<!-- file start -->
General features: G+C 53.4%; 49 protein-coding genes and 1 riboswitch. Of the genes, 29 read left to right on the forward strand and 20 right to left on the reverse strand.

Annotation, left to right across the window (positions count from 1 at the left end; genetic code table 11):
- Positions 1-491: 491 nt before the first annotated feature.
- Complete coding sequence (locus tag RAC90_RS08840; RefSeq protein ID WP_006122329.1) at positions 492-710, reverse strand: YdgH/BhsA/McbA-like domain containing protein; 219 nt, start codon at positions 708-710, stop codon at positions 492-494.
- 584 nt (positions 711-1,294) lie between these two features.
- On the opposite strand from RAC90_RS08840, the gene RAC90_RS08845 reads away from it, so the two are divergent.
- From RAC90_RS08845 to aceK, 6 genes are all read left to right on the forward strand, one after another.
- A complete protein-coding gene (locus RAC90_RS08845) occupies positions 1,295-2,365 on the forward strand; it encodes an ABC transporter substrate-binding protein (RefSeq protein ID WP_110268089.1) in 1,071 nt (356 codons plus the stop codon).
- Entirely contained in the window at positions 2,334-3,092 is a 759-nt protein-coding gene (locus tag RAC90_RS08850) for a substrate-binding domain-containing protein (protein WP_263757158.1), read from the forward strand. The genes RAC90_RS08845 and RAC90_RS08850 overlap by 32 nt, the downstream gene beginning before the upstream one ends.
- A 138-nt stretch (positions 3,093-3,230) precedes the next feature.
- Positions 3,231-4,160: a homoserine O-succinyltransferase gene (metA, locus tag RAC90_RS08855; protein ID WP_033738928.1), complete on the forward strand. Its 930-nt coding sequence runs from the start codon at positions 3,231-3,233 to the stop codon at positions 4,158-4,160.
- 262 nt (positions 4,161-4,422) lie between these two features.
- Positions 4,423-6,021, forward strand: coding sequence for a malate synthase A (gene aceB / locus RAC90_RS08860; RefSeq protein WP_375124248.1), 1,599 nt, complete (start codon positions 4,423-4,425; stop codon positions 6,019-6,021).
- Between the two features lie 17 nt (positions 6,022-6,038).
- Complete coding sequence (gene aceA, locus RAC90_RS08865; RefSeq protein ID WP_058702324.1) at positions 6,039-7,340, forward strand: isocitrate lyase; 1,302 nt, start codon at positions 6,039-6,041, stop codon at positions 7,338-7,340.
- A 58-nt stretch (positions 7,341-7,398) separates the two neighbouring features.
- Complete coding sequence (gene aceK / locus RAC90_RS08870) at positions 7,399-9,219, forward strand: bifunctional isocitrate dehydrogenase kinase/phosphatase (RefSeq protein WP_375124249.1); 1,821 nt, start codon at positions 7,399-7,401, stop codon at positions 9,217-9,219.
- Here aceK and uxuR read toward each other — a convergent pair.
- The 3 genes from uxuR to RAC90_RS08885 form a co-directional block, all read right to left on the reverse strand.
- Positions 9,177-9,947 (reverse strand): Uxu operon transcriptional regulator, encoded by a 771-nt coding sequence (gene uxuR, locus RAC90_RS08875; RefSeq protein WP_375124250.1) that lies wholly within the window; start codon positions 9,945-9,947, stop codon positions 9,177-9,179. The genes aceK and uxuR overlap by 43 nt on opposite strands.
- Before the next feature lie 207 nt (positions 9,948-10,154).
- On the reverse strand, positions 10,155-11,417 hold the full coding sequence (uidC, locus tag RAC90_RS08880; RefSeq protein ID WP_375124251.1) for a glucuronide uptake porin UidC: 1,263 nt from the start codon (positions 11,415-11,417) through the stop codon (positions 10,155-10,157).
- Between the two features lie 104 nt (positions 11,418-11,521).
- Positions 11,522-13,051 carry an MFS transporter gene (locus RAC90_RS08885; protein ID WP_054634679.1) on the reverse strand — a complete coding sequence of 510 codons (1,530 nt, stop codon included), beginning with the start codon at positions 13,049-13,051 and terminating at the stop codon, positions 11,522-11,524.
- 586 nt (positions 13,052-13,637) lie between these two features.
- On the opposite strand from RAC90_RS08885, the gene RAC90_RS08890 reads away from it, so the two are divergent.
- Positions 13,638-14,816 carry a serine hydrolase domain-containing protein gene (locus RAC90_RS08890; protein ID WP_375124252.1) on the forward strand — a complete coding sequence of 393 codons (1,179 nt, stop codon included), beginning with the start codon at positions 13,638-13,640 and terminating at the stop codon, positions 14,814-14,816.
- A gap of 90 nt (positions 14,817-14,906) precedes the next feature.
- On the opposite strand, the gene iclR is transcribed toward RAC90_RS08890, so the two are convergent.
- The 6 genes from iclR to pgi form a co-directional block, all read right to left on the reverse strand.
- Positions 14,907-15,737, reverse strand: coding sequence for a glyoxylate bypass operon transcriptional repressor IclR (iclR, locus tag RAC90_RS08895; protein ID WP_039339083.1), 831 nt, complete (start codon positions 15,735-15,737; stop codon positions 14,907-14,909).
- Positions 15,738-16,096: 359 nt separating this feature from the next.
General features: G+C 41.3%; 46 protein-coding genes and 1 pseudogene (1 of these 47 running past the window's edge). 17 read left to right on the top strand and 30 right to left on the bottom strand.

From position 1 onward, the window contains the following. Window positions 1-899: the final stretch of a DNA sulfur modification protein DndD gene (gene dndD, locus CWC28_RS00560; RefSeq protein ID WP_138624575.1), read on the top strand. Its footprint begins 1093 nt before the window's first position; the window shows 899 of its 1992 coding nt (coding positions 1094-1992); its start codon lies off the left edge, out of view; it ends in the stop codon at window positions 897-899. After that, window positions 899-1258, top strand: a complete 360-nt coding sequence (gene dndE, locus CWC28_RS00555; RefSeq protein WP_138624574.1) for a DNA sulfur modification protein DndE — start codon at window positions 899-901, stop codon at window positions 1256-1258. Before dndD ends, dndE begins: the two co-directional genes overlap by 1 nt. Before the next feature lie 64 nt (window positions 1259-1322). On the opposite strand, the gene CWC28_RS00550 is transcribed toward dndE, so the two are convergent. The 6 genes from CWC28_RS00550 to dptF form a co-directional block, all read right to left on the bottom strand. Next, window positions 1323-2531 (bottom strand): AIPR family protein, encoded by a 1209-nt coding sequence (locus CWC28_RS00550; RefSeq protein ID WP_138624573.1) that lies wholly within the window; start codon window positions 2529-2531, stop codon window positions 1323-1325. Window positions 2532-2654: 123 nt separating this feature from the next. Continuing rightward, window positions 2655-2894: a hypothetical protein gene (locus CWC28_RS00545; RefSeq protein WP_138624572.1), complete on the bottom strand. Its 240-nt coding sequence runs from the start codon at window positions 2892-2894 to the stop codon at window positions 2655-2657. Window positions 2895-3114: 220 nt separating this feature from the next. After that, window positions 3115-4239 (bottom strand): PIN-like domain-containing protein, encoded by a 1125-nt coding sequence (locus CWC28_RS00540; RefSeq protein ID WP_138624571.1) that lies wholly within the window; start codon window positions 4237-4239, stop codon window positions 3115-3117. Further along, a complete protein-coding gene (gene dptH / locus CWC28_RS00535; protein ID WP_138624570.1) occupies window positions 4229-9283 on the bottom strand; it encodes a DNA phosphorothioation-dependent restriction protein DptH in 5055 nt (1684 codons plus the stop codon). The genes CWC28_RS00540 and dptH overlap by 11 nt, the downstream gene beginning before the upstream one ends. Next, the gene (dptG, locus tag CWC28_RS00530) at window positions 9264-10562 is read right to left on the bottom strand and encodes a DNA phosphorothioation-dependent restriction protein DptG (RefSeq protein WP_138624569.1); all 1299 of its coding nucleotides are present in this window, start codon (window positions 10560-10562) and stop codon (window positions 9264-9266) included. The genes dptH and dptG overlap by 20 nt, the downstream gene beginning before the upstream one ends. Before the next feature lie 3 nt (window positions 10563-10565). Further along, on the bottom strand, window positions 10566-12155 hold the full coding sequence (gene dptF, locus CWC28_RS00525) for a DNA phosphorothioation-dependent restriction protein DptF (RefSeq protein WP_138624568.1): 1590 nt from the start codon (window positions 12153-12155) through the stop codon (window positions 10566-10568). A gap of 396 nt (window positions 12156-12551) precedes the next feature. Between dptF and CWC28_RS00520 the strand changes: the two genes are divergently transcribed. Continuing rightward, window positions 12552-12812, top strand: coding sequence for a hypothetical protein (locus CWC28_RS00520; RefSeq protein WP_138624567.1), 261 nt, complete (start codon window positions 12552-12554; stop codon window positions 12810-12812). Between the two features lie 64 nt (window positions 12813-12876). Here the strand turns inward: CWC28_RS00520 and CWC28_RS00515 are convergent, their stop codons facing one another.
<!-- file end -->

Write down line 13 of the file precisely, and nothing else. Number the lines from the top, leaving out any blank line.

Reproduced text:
- Positions 4,423-6,021, forward strand: coding sequence for a malate synthase A (gene aceB / locus RAC90_RS08860; RefSeq protein WP_375124248.1), 1,599 nt, complete (start codon positions 4,423-4,425; stop codon positions 6,019-6,021).